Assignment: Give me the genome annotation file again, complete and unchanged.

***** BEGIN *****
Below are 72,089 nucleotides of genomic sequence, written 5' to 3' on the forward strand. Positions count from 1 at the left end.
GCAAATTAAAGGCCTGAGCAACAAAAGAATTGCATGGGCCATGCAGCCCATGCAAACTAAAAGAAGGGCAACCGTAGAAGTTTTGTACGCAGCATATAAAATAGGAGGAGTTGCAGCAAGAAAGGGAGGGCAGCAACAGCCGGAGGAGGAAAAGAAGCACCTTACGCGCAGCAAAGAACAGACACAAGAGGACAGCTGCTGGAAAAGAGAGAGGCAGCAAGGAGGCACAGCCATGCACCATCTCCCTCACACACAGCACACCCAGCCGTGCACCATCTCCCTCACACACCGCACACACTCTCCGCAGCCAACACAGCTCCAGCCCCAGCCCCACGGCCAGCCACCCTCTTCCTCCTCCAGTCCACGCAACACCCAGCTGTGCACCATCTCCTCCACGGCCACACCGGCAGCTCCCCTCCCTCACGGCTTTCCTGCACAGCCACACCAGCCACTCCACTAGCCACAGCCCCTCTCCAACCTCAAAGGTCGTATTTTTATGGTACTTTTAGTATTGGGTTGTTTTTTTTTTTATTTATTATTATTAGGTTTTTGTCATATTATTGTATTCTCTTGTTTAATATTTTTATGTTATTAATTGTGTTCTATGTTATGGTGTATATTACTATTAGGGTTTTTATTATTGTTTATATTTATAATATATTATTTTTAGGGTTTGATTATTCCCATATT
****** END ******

Below are 72,089 nucleotides of genomic sequence, written 5' to 3' on the forward strand. Positions count from 1 at the left end.
GCAAATTAAAGGCCTGAGCAACAAAAGAATTGCATGGGCCATGCAGCCCATGCAAACTAAAAGAAGGGCAACCGTAGAAGTTTTGTACGCAGCATATAAAATAGGAGGAGTTGCAGCAAGAAAGGGAGGGCAGCAACAGCCGGAGGAGGAAAAGAAGCACCTTACGCGCAGCAAAGAACAGACACAAGAGGACAGCTGCTGGAAAAGAGAGAGGCAGCAAGGAGGCACAGCCATGCACCATCTCCCTCACACACAGCACACCCAGCCGTGCACCATCTCCCTCACACACCGCACACACTCTCCGCAGCCAACACAGCTCCAGCCCCAGCCCCACGGCCAGCCACCCTCTTCCTCCTCCAGTCCACGCAACACCCAGCTGTGCACCATCTCCTCCACGGCCACACCGGCAGCTCCCCTCCCTCACGGCTTTCCTGCACAGCCACACCAGCCACTCCACTAGCCACAGCCCCTCTCCAACCTCAAAGGTCGTATTTTTATGGTACTTTTAGTATTGGGTTGTTTTTTTTTTTATTTATTATTATTAGGTTTTTGTCATATTATTGTATTCTCTTGTTTAATATTTTTATGTTATTAATTGTGTTCTATGTTATGGTGTATATTACTATTAGGGTTTTTATTATTGTTTATATTTATAATATATTATTTTTAGGGTTTGATTATTCCCATATT